Anyway, what I realised when dining out in the Philippines, food is always the same no matter where I go. For example, dishes like sisig, crispy pata, kare-kare, sinigang, laing, buko pandan, leche flan, and many other classic and famous Filipino dishes, though I imagine cooked slightly different to separate themselves from others, all taste quite similar no matter where we have it. In tagalog, I would normally say “nakakasawa”, if you eat the same food over and over you will say or have that feeling nakakasawa, but maybe its because I’ve been eating in the wrong places.

Mesa caught my eye as I was roaming around SM North Edsa with my sisters while my Mom was somewhere along Quezon Avenue doing medical checkups. We were looking for new places to eat, and when a saw ‘new’ I just mean nothing like Barrio Fiesta or Gerry’s Grill – not places that we have been to over and over again every time we visit the Philippines. I had never heard or encountered Mesa in my pervious trips, and what intrigued me was the modernity and interpretation of classic traditional Filipino dishes. I was definitely intrigued when I saw Ostrich on their menu even though I didn’t have any.

Mesa Filipino Moderne - SISIG: Sisig in a pouch
SISIG: Sisig in a pouch
Savoury pork sisig wrapped in a pouch (₱190.00)

As mentioned probably in a previous review, sisig is a dish that I never fail to have whenever I visit the Philippines. I was attracted to this dish because I’ve never had sisig this way before. It was a perfect way to start out our lunch at Mesa; the pouches had a very nice golden brown finish to them, and it gave each bite a nice crunch to the sisig filling inside. It was paired nicely with a side of spicy vinegar as well.

Mesa Filipino Moderne - SOUP: Sinigang na baboy in guava and pineapple
SOUP: Sinigang na baboy in guava and pineapple
Pork simmered in broth with guava and fresh pineapple; serves 4-5 (₱290.00)

What caught my eye with this dish as I was browsing the menu was the guava and pineapple part. I’ve never had sinigang with these two fruits before so I was indeed very intrigued to know how the strong flavours would blend together. It actually worked quite well to an extent. I say ‘extent’ because there was one time I had a whole heap of guava flavour in my spoon of soup and the taste overkilled. Nevertheless, an enjoyable dish.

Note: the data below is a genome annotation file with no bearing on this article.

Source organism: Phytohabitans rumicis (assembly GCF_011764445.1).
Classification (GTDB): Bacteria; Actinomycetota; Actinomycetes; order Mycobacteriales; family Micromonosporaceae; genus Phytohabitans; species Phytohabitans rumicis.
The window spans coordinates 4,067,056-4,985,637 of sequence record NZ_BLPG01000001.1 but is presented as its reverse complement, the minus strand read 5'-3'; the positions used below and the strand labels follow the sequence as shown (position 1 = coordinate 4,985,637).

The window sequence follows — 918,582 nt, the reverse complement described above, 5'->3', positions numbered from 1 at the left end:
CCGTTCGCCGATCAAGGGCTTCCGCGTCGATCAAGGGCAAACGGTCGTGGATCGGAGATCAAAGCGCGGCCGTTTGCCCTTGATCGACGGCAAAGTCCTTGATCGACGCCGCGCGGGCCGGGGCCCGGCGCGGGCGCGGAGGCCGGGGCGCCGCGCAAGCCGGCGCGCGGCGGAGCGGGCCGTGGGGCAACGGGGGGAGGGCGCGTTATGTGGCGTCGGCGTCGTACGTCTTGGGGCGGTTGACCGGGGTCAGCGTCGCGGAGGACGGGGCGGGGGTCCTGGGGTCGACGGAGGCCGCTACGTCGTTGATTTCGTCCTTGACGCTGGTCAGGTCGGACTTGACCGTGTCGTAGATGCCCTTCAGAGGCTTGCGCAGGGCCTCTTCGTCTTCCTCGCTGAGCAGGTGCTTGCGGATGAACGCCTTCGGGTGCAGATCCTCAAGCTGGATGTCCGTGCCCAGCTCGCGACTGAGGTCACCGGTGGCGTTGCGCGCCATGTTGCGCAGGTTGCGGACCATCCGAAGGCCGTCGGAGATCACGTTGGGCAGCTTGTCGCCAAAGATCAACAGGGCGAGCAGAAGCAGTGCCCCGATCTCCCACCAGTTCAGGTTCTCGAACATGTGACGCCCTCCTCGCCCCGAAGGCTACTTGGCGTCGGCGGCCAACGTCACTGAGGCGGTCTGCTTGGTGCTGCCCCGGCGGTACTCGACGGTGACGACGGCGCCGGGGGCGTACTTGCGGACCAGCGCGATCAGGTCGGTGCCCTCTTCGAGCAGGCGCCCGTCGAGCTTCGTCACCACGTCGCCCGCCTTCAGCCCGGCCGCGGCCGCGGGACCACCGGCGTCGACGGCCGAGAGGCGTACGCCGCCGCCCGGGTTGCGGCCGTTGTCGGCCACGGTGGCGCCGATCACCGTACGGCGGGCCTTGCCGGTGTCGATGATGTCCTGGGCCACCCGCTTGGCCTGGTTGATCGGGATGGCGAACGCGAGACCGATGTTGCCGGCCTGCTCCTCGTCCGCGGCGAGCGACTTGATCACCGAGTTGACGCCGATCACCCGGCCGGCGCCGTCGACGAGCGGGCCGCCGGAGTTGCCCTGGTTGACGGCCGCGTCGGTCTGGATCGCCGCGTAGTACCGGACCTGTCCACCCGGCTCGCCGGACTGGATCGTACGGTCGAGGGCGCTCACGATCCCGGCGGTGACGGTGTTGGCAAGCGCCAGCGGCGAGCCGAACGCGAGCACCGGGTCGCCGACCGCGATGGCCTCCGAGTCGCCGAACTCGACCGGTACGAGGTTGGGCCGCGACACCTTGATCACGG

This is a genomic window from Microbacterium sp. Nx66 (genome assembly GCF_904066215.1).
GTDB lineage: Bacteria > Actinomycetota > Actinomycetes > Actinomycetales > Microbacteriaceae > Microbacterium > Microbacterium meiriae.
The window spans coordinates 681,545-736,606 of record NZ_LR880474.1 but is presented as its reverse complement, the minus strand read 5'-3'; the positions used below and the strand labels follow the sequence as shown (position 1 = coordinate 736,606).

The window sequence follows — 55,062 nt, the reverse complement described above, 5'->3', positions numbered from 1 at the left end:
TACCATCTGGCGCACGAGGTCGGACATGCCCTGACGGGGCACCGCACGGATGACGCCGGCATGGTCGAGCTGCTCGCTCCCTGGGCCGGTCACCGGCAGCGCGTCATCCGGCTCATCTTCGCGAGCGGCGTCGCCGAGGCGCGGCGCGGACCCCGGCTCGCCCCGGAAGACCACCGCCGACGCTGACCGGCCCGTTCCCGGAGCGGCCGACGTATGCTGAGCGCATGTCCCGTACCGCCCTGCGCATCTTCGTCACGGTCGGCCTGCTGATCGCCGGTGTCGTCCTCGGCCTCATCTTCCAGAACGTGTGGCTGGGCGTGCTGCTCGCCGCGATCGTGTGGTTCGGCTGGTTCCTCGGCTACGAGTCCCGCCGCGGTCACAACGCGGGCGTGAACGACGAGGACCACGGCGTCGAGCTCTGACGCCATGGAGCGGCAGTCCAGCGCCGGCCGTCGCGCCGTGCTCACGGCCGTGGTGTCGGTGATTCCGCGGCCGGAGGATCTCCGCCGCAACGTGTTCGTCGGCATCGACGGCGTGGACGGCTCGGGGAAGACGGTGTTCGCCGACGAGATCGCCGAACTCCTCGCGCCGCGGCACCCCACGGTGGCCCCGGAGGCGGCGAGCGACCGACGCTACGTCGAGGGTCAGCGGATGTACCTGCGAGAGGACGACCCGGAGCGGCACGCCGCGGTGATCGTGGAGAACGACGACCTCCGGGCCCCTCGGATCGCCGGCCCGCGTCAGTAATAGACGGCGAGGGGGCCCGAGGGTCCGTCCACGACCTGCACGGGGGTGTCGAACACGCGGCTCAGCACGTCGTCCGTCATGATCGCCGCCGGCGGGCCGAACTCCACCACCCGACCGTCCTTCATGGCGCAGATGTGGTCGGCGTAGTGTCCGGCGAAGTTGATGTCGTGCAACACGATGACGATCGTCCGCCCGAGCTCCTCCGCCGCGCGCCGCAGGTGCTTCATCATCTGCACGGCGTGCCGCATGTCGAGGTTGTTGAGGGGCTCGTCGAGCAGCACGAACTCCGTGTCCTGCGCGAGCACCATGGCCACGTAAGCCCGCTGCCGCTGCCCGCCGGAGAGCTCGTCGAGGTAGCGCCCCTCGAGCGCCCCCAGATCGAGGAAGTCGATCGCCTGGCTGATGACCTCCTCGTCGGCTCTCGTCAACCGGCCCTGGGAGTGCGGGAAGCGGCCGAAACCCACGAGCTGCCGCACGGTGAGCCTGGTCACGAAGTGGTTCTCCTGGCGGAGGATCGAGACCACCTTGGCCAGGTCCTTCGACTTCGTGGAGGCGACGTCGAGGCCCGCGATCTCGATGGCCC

Mesa Filipino Moderne - FRESH CATCH: Hito
FRESH CATCH: Hito
Crispy boneless with mangga salad (₱340.00)

The only thing that concerned me about this dish was where’s the mango salad? If you’re going to make mention “with” mango salad, I expect it to be of reasonable portioning as a side dish and not just “topped” over the fried fish. Slightly disappointing.

Mesa Filipino Moderne - FRESH CATCH: Tilapia
FRESH CATCH: Tilapia
Crispy boneless served with four sauces (₱340.00)

Well, just like the crispy boneless hito, nothing quite special about the four sauces that went with fried fish that in my opinion had not much flavour in the flesh itself. Verging on being overcooked? Quite possibly.

Mesa Filipino Moderne - VEGETABLES: Laing 2 ways
VEGETABLES: Laing 2 ways
Taro leaves, pork, shrimp paste, and coconut cream topped with adobo flakes, served original and crispy (₱170.00)

The taro, or also known as gabi in the Philippines, is low in saturated fat, sodium, and cholesterol, and in contrast, high in dietary fibre, vitamin E, vitamin B6, potassium, and manganese. The leaves, stems, and corms are all consumed and form part of the local cuisine, a dish known as Laing. Laing originated from the Bicol region, and no matter where you have it at, and no matter the way it is cooked, it always ends up looking like a pile of… 🙂 I’ve had my fair share from many eateries, and even home-cooked laing, and it always looks like this. But I assure you that it tastes so much better than it looks. I like how Mesa served this dish two ways – basically one with sauce and the other without. Both tasted pretty good and the adobo flakes on top added that extra flavour and crunch to the dish.